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Stoicism, Narcissism and Accountability

Let’s talk about this tweet:

This tweet was shared by a popular twitter profile that proports to share modern stoic advice and currently has just shy of 50k likes.

We’ve all heard this type of trite sentiment before. In fact, this type of thing isn’t too far removed from the playground rebuttal of “takes one to know one”.

The appeal of this type of defensive reasoning is fairly apparent. But, like most easy answers, adopting this kind of mentality can stifle our personal growth and long-term happiness.

What is Covert Narcissism?

We’re all familiar with regular, “overt” narcissism. According to Wikipedia, a narcissistic individual has the following traits:

  • Has a grandiose sense of self-importance (e.g. exaggerates achievements and talents, expects to be recognized as superior without commensurate achievements).
  • Is preoccupied with fantasies of unlimited success, power, brilliance, beauty, or ideal love.
  • Believes that they are “special” and unique and can only be understood by, or should associate with, other special or high-status people (or institutions).
  • Requires excessive admiration.
  • Has a sense of entitlement (i.e., unreasonable expectations of especially favorable treatment or automatic compliance with their expectations).
  • Is interpersonally exploitative (i.e., takes advantage of others to achieve their own ends).
  • Lacks empathy: is unwilling to recognize or identify with the feelings and needs of others.
  • Is often envious of others or believes that others are envious of them.
  • Shows arrogant, haughty behaviors or attitudes.

No doubt these traits are familiar to most of us, either within ourselves or people we know.

However, these traits don’t always manifest as the loud, attention-seeking and self-absorbed individuals we tend to associate them with. There is another version: covert narcissism.

Covert narcissists* further their need to live in a delusional world where they are never wrong, have the best life, the most superior skills etc, by acting aloof and dismissive of others. Rather than wade into a room and try to convince everyone to accept their version of reality where they reign supreme, they render the opinions and detractions of the masses irrelevant by thinking things like “they are too stupid to understand” or “why would I care what they think anyway”.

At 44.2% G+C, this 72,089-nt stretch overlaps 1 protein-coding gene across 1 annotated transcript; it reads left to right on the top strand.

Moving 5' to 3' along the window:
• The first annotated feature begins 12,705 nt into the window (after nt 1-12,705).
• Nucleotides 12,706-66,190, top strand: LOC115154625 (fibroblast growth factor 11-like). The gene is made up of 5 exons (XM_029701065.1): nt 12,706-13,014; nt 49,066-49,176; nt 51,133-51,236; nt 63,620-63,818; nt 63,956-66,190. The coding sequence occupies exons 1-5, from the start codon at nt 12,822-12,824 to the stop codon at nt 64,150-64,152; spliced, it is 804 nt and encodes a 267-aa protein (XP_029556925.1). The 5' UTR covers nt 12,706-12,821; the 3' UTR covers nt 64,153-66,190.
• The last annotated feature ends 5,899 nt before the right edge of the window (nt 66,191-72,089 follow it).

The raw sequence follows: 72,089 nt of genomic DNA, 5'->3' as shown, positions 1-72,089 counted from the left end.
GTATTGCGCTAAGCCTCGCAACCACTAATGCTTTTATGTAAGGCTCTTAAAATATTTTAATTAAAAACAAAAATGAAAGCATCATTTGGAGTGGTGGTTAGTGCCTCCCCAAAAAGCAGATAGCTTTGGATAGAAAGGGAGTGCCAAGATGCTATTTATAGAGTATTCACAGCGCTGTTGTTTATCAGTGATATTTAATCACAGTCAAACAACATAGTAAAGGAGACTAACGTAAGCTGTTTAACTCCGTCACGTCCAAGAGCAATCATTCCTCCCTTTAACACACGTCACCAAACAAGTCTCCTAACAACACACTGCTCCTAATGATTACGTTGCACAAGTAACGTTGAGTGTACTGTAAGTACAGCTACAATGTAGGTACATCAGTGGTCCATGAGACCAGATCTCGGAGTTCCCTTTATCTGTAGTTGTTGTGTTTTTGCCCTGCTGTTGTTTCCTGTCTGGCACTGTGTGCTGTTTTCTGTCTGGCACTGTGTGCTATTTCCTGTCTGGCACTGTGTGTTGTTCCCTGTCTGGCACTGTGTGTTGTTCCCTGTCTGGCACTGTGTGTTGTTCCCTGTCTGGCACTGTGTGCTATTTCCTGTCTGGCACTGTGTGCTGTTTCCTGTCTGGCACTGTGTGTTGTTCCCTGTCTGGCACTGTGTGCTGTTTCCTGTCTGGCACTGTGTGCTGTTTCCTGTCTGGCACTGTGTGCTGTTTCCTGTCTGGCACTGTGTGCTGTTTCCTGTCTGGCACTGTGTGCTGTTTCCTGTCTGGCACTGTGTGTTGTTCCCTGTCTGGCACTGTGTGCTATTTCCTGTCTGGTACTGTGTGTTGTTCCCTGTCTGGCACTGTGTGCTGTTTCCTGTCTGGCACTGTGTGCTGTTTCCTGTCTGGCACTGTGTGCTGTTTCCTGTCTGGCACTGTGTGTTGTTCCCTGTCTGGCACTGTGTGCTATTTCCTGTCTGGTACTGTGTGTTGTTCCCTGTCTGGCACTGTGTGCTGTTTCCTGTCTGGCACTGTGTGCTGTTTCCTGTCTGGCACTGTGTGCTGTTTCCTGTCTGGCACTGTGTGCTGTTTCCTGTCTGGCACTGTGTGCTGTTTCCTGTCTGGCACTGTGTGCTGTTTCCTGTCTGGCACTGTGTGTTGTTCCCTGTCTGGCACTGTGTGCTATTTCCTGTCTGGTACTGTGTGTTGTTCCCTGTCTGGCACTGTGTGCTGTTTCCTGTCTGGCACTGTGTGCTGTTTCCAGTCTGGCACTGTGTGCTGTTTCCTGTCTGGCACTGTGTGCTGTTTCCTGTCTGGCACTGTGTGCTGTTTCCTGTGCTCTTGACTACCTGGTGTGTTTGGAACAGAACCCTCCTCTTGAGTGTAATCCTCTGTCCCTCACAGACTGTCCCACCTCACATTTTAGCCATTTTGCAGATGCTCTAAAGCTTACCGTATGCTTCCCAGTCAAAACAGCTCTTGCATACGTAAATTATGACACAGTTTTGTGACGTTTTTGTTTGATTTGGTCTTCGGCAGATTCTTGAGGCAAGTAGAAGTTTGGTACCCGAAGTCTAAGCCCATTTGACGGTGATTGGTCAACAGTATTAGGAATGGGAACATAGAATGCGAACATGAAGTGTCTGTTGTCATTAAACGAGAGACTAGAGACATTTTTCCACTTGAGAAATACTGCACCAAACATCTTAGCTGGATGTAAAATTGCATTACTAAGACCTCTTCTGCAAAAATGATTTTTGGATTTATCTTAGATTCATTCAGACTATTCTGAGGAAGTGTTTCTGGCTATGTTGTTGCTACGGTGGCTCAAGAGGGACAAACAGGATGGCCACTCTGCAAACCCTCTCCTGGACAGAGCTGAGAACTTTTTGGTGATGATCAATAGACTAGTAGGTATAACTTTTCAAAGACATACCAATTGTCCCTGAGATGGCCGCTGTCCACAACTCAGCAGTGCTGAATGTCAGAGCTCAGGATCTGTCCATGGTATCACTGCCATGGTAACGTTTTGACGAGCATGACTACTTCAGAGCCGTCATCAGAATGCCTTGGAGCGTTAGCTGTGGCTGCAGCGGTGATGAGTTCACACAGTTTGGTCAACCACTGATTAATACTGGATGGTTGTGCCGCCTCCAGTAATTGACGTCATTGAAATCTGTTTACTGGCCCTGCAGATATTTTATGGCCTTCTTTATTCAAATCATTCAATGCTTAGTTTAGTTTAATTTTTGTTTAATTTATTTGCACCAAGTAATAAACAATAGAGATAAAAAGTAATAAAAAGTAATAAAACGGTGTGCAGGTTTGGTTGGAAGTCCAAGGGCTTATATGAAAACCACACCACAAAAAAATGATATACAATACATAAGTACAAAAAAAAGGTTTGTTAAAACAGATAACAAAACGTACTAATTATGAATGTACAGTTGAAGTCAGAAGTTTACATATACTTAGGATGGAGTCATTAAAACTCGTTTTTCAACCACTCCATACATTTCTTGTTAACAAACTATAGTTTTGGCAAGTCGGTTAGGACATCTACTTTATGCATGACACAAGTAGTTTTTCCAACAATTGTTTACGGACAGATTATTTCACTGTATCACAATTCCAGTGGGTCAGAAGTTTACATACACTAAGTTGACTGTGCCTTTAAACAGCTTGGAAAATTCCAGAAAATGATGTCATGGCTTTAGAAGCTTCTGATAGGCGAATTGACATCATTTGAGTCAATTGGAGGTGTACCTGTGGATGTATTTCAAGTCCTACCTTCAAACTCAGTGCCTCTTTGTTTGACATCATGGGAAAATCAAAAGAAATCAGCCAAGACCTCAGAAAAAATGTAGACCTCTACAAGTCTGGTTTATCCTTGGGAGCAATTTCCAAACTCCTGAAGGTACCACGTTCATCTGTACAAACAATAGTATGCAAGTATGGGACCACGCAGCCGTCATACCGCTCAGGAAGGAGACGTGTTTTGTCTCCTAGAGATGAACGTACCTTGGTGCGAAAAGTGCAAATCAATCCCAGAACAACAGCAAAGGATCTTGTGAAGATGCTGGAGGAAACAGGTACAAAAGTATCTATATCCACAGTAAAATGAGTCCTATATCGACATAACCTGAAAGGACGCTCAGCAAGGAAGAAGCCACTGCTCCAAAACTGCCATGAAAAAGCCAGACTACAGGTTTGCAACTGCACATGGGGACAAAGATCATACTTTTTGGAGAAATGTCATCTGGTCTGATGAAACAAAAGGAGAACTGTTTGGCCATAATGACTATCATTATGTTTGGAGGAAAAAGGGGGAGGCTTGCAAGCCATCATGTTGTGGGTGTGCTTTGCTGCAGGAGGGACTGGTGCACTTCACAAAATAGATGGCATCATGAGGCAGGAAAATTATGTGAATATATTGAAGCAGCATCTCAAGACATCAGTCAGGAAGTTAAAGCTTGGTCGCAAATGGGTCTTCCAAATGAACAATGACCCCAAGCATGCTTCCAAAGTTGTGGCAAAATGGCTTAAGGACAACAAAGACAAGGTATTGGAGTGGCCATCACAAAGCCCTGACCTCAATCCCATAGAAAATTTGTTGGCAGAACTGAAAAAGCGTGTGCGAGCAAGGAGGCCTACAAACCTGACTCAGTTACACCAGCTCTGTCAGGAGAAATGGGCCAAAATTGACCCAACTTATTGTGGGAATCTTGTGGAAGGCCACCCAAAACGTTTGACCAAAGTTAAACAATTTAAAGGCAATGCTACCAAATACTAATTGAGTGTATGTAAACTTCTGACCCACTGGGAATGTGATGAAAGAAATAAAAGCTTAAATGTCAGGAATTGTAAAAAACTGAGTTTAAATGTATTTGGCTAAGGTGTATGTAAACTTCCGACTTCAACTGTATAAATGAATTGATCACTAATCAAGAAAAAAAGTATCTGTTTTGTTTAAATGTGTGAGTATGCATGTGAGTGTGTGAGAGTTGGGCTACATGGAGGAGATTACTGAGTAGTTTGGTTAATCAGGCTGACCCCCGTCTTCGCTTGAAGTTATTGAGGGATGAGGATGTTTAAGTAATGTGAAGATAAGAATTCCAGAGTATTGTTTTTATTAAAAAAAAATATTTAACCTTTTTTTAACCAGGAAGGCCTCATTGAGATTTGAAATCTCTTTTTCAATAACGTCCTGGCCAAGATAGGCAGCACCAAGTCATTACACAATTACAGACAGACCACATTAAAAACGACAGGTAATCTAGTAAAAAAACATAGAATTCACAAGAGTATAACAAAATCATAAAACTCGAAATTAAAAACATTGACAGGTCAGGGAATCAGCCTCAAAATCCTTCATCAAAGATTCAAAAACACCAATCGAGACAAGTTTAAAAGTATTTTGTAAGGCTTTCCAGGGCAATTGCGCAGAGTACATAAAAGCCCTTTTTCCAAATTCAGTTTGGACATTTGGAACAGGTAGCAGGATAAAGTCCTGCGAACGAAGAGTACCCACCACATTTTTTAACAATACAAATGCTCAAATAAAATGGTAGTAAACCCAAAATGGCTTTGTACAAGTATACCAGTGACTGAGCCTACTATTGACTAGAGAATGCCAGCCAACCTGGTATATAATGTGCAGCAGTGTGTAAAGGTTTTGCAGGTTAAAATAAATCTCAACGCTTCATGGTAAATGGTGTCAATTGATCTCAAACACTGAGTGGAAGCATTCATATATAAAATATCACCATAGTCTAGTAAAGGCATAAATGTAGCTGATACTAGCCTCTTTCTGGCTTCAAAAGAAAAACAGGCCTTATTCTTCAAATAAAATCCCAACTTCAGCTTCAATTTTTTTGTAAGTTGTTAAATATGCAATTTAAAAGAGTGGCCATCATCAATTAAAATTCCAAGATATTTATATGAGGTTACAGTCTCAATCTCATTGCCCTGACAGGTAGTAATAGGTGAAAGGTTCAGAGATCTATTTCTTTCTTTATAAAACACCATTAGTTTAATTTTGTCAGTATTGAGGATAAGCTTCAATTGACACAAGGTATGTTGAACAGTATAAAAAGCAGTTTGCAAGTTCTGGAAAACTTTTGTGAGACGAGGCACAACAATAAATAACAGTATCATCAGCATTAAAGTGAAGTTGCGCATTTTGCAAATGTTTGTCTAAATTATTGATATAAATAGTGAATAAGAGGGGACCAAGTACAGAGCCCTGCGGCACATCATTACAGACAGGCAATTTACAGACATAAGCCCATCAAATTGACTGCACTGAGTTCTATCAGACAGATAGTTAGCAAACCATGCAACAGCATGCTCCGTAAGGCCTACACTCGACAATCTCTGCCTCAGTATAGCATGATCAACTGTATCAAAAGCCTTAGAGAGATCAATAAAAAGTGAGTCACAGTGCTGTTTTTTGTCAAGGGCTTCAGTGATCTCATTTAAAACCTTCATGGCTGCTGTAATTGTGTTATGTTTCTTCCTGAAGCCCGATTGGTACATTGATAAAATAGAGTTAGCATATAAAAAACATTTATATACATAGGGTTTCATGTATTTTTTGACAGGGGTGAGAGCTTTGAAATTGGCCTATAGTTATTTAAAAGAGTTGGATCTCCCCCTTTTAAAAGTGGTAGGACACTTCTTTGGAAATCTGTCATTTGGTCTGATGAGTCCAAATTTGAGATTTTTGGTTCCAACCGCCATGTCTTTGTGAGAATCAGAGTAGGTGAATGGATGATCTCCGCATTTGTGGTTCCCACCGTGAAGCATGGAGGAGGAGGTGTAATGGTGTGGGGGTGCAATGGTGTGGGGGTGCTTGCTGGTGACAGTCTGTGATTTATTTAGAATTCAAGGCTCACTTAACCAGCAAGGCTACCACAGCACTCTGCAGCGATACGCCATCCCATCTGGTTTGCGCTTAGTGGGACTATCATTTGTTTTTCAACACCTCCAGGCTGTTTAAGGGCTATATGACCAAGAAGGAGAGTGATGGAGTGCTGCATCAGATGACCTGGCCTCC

Both forms of narcissism are antithetical to the considered life as they prevent us from unbiased introspection and self-improvement. Criticism is a form of feedback that forms an essential part of helping us understand ourselves. Stoicism teaches us that we can’t control the manner in which criticism is delivered, and indeed, it may often be given in anger or with a with the intent to hurt. However, to ignore it without first questioning its validity because we can’t control its delivery is as ridiculous as not eating a delicious cake because you don’t like the packaging.

To return to the original tweet, one can see how if we allow ourselves to eschew criticism purely because we don’t “respect the individual”, it can easily be used as a tool to deliberately insulate ourselves from important, but uncomfortable truths. It becomes the classic immature “Yeah? Well what do you know?!” response that we are all prone to make sometimes when feeling under attack (but should avoid).

What’s the take-away?

Stoicism can provide us with an extremely valuable tool for insulating ourself against the emotional hurt of people not approving of, or disliking us. We can find solace in the notion that we can only act to the best of our ability/knowledge in any given moment and have no control over the reactions of others.

However, to conflate these ideas with the narcissistic inclination to dismiss uncomfortable, yet valuable commentary about ourselves by belittling or attacking others is to deny ourselves the opportunity to learn and grow.

*I talk about narcissists like they're a fixed thing/person, but it's important to remember that narcissism is a slope, that we can all slide down if we're not vigilant.

Published Nov 23, 2020

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